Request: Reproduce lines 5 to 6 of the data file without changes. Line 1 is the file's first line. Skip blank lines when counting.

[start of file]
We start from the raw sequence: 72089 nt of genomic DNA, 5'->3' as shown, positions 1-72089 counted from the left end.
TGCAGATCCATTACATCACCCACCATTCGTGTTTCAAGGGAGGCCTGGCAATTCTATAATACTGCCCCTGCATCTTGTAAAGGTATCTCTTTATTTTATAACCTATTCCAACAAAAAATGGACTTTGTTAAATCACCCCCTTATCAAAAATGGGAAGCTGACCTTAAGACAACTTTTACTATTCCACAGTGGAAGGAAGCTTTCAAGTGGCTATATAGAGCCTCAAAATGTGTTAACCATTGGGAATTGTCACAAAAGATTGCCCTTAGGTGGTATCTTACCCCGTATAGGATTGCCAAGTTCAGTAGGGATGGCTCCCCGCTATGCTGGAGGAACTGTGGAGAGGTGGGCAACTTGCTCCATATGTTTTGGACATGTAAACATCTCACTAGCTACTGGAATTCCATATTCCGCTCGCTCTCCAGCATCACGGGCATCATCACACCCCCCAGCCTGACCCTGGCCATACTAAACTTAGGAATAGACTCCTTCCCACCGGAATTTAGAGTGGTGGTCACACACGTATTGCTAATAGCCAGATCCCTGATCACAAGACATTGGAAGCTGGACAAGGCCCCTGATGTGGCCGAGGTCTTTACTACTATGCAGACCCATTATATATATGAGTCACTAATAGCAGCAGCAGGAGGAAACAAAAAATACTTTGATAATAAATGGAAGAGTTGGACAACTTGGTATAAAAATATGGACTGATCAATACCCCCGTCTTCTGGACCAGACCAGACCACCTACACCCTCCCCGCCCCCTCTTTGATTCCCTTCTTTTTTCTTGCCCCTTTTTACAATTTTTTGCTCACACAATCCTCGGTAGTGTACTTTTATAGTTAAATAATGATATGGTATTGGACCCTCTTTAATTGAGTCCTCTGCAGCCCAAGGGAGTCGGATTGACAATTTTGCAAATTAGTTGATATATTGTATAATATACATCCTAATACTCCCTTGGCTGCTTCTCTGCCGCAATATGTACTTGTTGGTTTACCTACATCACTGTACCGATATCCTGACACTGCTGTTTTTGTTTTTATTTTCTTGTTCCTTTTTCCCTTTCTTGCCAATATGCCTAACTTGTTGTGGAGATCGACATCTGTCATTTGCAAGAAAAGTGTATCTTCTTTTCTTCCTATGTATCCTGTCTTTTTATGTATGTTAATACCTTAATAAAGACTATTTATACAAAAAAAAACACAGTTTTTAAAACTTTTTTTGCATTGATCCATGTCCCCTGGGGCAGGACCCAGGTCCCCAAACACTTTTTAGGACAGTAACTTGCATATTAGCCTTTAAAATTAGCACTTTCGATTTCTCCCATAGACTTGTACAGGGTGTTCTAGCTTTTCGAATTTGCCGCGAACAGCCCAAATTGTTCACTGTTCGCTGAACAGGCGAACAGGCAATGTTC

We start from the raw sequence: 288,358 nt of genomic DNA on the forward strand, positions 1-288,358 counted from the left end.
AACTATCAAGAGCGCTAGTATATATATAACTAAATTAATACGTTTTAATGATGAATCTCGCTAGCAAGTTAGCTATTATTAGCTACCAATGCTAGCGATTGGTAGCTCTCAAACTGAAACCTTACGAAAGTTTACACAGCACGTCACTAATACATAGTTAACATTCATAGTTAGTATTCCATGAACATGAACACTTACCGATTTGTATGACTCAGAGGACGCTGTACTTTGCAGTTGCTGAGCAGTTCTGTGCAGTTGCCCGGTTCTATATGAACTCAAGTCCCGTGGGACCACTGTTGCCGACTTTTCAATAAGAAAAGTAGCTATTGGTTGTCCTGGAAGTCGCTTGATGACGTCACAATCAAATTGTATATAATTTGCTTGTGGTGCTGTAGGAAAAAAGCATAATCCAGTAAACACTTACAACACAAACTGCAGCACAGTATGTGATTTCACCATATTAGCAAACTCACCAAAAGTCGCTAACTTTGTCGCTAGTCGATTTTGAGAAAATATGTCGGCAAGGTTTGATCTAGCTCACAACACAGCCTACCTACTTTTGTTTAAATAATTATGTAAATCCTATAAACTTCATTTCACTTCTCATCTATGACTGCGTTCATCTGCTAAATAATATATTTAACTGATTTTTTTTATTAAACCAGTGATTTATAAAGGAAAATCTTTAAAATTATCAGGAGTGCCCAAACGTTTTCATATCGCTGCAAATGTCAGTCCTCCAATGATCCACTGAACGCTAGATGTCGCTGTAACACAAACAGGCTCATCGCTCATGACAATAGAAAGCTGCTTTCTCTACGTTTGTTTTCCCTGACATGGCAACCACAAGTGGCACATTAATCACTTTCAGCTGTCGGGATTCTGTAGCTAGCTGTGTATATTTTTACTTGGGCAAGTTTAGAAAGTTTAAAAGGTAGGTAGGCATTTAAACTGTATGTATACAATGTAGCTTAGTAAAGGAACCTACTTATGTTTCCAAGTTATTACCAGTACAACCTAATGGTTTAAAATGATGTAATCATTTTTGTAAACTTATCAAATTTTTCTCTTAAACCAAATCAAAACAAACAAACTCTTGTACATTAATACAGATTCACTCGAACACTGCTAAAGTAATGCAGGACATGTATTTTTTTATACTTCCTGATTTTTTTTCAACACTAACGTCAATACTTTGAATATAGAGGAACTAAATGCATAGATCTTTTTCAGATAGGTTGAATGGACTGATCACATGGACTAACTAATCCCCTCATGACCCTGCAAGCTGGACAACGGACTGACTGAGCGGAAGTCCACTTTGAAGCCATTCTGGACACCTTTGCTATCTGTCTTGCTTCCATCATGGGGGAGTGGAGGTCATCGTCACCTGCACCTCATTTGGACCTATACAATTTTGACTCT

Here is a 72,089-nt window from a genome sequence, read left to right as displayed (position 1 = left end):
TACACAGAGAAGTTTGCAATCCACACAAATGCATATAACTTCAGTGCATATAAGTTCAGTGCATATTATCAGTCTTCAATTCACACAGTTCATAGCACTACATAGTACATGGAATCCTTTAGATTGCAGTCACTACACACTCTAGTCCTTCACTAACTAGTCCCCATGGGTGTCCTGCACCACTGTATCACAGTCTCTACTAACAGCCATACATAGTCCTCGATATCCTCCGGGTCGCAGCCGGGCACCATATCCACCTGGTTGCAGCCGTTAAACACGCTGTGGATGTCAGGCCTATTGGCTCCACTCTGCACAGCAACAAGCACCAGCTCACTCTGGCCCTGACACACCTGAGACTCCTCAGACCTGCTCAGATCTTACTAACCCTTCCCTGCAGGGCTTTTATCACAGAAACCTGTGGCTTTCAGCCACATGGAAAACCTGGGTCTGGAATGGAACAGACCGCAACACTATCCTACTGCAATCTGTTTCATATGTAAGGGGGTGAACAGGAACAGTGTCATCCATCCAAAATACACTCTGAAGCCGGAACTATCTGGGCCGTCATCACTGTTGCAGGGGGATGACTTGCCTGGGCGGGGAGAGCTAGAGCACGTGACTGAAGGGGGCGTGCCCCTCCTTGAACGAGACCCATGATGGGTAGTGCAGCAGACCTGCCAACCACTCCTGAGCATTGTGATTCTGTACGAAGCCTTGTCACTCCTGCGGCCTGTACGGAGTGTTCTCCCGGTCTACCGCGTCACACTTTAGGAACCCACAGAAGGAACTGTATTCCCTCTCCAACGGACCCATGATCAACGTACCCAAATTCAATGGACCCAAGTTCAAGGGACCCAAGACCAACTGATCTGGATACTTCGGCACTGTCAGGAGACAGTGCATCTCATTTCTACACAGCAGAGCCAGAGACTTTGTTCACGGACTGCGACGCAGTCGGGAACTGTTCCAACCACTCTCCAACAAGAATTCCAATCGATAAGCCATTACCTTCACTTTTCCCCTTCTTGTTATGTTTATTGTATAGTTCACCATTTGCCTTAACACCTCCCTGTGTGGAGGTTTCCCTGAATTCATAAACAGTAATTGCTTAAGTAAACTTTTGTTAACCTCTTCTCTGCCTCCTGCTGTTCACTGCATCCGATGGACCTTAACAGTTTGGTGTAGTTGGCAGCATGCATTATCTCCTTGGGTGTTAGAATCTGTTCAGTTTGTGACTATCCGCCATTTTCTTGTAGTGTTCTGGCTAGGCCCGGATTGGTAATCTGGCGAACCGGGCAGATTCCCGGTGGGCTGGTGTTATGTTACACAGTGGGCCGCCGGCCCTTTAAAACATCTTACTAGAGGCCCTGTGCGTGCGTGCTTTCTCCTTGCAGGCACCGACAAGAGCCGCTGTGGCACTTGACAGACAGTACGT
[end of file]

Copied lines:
Here is a 72,089-nt window from a genome sequence, read left to right as displayed (position 1 = left end):
TACACAGAGAAGTTTGCAATCCACACAAATGCATATAACTTCAGTGCATATAAGTTCAGTGCATATTATCAGTCTTCAATTCACACAGTTCATAGCACTACATAGTACATGGAATCCTTTAGATTGCAGTCACTACACACTCTAGTCCTTCACTAACTAGTCCCCATGGGTGTCCTGCACCACTGTATCACAGTCTCTACTAACAGCCATACATAGTCCTCGATATCCTCCGGGTCGCAGCCGGGCACCATATCCACCTGGTTGCAGCCGTTAAACACGCTGTGGATGTCAGGCCTATTGGCTCCACTCTGCACAGCAACAAGCACCAGCTCACTCTGGCCCTGACACACCTGAGACTCCTCAGACCTGCTCAGATCTTACTAACCCTTCCCTGCAGGGCTTTTATCACAGAAACCTGTGGCTTTCAGCCACATGGAAAACCTGGGTCTGGAATGGAACAGACCGCAACACTATCCTACTGCAATCTGTTTCATATGTAAGGGGGTGAACAGGAACAGTGTCATCCATCCAAAATACACTCTGAAGCCGGAACTATCTGGGCCGTCATCACTGTTGCAGGGGGATGACTTGCCTGGGCGGGGAGAGCTAGAGCACGTGACTGAAGGGGGCGTGCCCCTCCTTGAACGAGACCCATGATGGGTAGTGCAGCAGACCTGCCAACCACTCCTGAGCATTGTGATTCTGTACGAAGCCTTGTCACTCCTGCGGCCTGTACGGAGTGTTCTCCCGGTCTACCGCGTCACACTTTAGGAACCCACAGAAGGAACTGTATTCCCTCTCCAACGGACCCATGATCAACGTACCCAAATTCAATGGACCCAAGTTCAAGGGACCCAAGACCAACTGATCTGGATACTTCGGCACTGTCAGGAGACAGTGCATCTCATTTCTACACAGCAGAGCCAGAGACTTTGTTCACGGACTGCGACGCAGTCGGGAACTGTTCCAACCACTCTCCAACAAGAATTCCAATCGATAAGCCATTACCTTCACTTTTCCCCTTCTTGTTATGTTTATTGTATAGTTCACCATTTGCCTTAACACCTCCCTGTGTGGAGGTTTCCCTGAATTCATAAACAGTAATTGCTTAAGTAAACTTTTGTTAACCTCTTCTCTGCCTCCTGCTGTTCACTGCATCCGATGGACCTTAACAGTTTGGTGTAGTTGGCAGCATGCATTATCTCCTTGGGTGTTAGAATCTGTTCAGTTTGTGACTATCCGCCATTTTCTTGTAGTGTTCTGGCTAGGCCCGGATTGGTAATCTGGCGAACCGGGCAGATTCCCGGTGGGCTGGTGTTATGTTACACAGTGGGCCGCCGGCCCTTTAAAACATCTTACTAGAGGCCCTGTGCGTGCGTGCTTTCTCCTTGCAGGCACCGACAAGAGCCGCTGTGGCACTTGACAGACAGTACGT